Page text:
Git might be confusing for new users, if this is one of the first times you are tasked to do some pulls from Github or even Gitlab, then we are going to explore some scenarios and possible ways of getting Git to overwrite some local files.
The scenario is the following:
A team member is modifying the templates for a website we are working on
They are adding some images to the images directory (but forgets to add them under source control)
They are sending the images by mail, later, to me
I’m adding the images under the source control and pushing them to GitHub together with other changes
They cannot pull updates from GitHub because Git doesn’t want to overwrite their files.
Now consider that, If you have any local changes, they will be lost. With or without --hard option, any local commits that haven't been pushed will be lost.
If you have any files that are not tracked by Git (e.g. uploaded user content), these files will not be affected.
First, run a fetch to update all origin/ refs to latest:
git fetch --all
Backup your current branch:
git checkout -b backup-master
Then, you have two options:
git reset --hard origin/master
OR If you are on some other branch:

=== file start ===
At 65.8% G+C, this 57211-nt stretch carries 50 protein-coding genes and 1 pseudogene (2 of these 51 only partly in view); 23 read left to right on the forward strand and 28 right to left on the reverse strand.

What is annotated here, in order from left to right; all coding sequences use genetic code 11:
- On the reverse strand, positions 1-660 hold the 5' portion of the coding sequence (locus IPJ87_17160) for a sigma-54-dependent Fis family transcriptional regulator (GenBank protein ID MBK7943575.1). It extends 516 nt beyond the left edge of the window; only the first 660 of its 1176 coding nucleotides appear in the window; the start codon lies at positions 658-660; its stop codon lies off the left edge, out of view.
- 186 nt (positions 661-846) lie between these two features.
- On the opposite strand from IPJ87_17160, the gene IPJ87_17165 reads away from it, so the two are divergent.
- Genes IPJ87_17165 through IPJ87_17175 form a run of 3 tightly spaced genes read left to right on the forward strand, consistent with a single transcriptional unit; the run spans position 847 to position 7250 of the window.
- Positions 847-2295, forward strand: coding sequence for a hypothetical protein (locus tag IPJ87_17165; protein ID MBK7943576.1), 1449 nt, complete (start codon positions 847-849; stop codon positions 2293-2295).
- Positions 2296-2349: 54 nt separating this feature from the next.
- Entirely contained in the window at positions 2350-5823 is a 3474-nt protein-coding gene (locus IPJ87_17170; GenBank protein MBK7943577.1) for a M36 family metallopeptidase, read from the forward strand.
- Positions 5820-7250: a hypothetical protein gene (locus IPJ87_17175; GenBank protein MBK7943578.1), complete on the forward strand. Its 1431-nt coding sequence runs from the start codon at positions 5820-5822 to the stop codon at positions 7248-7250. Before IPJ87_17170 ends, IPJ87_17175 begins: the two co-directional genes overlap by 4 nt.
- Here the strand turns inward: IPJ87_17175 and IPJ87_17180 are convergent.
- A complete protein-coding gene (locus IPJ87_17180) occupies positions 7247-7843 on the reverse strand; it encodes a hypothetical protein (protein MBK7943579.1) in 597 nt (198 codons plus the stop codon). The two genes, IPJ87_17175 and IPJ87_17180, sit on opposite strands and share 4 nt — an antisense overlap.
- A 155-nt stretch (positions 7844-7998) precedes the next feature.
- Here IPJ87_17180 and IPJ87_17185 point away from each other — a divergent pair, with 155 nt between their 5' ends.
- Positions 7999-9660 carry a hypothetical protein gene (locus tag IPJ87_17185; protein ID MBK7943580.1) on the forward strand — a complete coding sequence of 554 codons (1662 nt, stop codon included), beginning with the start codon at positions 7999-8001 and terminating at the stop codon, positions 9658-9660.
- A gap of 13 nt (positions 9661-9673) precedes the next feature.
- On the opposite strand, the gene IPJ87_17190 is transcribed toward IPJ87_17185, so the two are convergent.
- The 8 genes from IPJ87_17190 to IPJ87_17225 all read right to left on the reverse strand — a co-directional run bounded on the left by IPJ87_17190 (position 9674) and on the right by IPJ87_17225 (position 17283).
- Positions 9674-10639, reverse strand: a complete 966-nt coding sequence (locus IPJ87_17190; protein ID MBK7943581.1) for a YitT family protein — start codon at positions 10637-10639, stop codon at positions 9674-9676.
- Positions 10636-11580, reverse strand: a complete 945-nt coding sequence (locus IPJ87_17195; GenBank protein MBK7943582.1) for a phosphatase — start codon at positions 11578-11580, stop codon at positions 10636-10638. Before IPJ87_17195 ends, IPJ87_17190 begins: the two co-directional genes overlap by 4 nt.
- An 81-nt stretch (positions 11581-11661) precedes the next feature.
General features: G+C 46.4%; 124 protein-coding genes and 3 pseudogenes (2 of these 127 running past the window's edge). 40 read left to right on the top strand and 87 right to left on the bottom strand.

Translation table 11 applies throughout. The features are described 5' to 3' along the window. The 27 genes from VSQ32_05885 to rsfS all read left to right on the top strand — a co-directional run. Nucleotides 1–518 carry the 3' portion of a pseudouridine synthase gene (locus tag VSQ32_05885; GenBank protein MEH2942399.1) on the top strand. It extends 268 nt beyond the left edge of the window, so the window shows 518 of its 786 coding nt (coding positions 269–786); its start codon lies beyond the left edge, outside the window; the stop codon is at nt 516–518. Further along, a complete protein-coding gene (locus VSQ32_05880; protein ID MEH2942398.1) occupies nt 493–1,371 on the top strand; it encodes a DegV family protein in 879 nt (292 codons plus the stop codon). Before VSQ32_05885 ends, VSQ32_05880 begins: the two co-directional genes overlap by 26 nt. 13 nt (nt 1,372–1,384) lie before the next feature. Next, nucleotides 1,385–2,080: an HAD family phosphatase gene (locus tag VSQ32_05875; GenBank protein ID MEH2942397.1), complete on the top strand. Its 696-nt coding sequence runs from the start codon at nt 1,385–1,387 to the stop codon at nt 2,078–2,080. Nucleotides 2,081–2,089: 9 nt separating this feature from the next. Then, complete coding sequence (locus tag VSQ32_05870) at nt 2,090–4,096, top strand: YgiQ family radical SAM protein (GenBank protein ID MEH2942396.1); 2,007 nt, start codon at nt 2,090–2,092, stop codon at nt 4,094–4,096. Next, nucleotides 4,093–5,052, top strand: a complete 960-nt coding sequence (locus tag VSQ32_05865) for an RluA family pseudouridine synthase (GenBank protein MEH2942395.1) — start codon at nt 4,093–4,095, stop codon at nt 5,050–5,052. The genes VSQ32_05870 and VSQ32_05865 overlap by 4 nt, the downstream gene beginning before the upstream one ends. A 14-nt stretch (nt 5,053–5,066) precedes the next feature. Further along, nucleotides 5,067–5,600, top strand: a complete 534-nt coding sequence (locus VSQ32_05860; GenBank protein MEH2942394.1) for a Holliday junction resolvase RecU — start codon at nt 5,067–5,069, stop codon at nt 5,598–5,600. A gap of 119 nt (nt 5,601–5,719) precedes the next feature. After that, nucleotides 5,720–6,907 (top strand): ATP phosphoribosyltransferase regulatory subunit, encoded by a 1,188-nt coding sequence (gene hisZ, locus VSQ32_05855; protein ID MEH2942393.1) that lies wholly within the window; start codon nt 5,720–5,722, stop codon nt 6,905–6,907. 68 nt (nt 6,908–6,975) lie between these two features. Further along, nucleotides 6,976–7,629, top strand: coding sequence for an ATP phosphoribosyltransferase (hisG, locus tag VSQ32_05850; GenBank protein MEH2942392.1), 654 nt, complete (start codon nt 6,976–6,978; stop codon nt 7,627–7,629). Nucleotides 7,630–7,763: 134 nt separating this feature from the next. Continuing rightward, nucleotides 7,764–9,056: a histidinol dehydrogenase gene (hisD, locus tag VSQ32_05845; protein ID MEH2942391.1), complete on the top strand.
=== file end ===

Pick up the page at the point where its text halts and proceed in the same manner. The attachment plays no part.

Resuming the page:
git reset --hard origin/<branch_name>
git fetch downloads the latest from remote without trying to merge or rebase anything.
Then the git reset resets the master branch to what you just fetched. The --hard option changes all the files in your working tree to match the files in origin/master
[*]: It’s worth noting that it is possible to maintain current local commits by creating a branch from master before resetting:
git checkout master git branch new-branch-to-save-current-commits git fetch --all git reset --hard origin/master
After this, all of the old commits will be kept in new-branch-to-save-current-commits.
Uncommitted changes, however (even staged), will be lost. Make sure to stash and commit anything you need. For that you can run the following:
And then to reapply these uncommitted changes:
git stash pop
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